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Method and system for securing a payment transaction with a trusted code base

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Title: Method and system for securing a payment transaction with a trusted code base.
Abstract: A mobile payment device 130 provides a trusted code base which obtains a password from a customer for processing a payment transaction and encrypts the password using a public key. Access to the trusted code base by unauthorized processes is prevented to protect the password while unencrypted. The mobile payment device 130 transmits the encrypted password over a network 140 to a transaction host 160. The transaction host 160 decrypts the encrypted password and applies the decrypted password to process the payment transaction. ...


USPTO Applicaton #: #20100250442 - Class: 705 75 (USPTO) - 09/30/10 - Class 705 
Data Processing: Financial, Business Practice, Management, Or Cost/price Determination > Business Processing Using Cryptography >Secure Transaction (e.g., Eft/pos) >Transaction Verification

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The Patent Description & Claims data below is from USPTO Patent Application 20100250442, Method and system for securing a payment transaction with a trusted code base.

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US 20100250442 A1 20100930 US 12414423 20090330 12 20060101 A
G
06 Q 20 00 F I 20100930 US B H
US 705 75 METHOD AND SYSTEM FOR SECURING A PAYMENT TRANSACTION WITH A TRUSTED CODE BASE Coppinger Paul D.
Mesa AZ US
omitted US
SNELL & WILMER L.L.P. (Main)
400 EAST VAN BUREN, ONE ARIZONA CENTER PHOENIX AZ 85004-2202 US
Appsware Wireless, LLC 02
Scottsdale AZ US

A mobile payment device 130 provides a trusted code base which obtains a password from a customer for processing a payment transaction and encrypts the password using a public key. Access to the trusted code base by unauthorized processes is prevented to protect the password while unencrypted. The mobile payment device 130 transmits the encrypted password over a network 140 to a transaction host 160. The transaction host 160 decrypts the encrypted password and applies the decrypted password to process the payment transaction.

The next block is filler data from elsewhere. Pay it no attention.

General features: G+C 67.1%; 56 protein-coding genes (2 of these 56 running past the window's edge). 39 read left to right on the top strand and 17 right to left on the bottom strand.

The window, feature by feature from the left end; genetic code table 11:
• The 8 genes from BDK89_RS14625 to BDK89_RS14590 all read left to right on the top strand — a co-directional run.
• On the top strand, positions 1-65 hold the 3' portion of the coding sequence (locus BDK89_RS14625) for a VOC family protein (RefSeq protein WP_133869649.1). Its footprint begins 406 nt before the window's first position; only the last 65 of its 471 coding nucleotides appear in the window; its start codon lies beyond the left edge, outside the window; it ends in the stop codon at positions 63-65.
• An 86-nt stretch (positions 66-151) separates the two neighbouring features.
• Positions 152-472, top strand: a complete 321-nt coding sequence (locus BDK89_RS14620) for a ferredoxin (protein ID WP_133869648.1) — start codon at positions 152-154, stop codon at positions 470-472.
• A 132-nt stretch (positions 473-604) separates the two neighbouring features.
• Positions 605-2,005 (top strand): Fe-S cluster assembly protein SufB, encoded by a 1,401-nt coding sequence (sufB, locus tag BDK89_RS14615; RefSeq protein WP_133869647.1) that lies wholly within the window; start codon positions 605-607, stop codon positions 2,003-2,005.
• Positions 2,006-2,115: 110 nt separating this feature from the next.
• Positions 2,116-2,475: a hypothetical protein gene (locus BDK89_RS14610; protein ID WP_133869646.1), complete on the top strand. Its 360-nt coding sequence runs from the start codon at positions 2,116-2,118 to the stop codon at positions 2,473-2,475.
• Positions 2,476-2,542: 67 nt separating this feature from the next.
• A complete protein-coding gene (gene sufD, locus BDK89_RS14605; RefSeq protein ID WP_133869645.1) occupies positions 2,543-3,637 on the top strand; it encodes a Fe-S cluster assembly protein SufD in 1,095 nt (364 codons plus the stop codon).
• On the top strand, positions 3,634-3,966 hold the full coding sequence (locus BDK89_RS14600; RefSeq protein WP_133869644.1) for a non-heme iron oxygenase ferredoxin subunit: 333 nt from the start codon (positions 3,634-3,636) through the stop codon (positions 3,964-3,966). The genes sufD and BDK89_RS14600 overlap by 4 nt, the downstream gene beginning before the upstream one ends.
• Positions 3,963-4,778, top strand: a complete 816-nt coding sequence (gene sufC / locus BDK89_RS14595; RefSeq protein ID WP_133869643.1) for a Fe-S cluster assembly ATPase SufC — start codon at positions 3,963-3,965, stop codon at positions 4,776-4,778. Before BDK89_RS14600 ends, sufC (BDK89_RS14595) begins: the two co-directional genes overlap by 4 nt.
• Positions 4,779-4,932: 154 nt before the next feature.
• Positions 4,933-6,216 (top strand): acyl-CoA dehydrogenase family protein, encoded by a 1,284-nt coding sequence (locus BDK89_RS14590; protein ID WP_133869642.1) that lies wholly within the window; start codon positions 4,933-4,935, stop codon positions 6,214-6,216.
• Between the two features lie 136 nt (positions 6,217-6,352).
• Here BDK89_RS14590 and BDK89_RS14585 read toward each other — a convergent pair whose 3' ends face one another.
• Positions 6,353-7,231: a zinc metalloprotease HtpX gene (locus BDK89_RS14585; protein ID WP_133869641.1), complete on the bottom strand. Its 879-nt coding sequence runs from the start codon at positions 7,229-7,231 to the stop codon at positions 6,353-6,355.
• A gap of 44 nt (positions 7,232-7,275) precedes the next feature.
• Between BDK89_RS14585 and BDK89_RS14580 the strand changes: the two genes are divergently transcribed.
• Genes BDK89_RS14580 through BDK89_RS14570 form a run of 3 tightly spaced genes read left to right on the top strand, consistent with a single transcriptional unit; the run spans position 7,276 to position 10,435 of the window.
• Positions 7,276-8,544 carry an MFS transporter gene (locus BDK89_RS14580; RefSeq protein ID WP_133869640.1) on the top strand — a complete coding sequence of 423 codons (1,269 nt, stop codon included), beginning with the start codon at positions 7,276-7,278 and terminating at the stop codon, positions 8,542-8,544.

FIELD OF THE INVENTION

The present invention relates to data security and, more particularly, the securing of data in payment transactions.

BACKGROUND OF THE INVENTION

A modern point of sale system typically includes a terminal which accepts payment cards such as credit and debit cards. When a product is purchased, the merchant enters product and price information into the point of sale system. The customer may then initiate payment by swiping a payment card through a card reader or providing the card for the merchant to do so. The system then communicates via network with a transaction host that authorizes and processes the transaction on behalf of a financial institution that holds the account with which the payment card is associated.

In order to authorize the transaction, some form of authentication, such as a signature or password, must be provided by the paying customer. Debit card transactions, for example, typically require the customer to provide a personal identification number (PIN) which authenticates the customer to the transaction host. The customer enters the number into a PIN Entry Device (PED) and the system then provides the PIN via network to the transaction host. The transaction host uses the PIN to confirm the identity of the user, confirms sufficient funds are available, debits the customer's account by the payment amount, and communicates approval back to the point of sale system.

As it plays a critical role in controlling access to the customer's account, it is essential for the PIN to remain confidential. For this reason, security measures are applied to ensure the PIN is not discovered during the transaction. This includes encryption of the PIN, before it is transmitted from the point of sale system to the transaction host, into a format essentially undecipherable by anyone without a corresponding decryption key.

Conventional point of sale systems have typically employed symmetric (shared) key algorithms to encrypt the PIN. That is, the PIN is encrypted by the system using a secret key and then transmitted to the transaction host where it is decrypted using a secret key that is identical to the one used to encrypt it. For some types of transactions, symmetric key encryption is required by the transaction host. Electronic Benefit Transfer (EBT) transactions, for example, require the PIN to be encrypted with a shared secret key.

Maintaining an encryption key within the point of sale system leaves it potentially vulnerable to discovery. For this reason, the secret key used to encrypt the PIN is required to reside only within the PED into which the PIN is entered, and stringent physical requirements and regulations are applied to prevent physical or electronic tampering with the PED. Such measures may be prohibitively burdensome to merchants and, even when employed, may not entirely overcome the vulnerability of the shared secret key approach.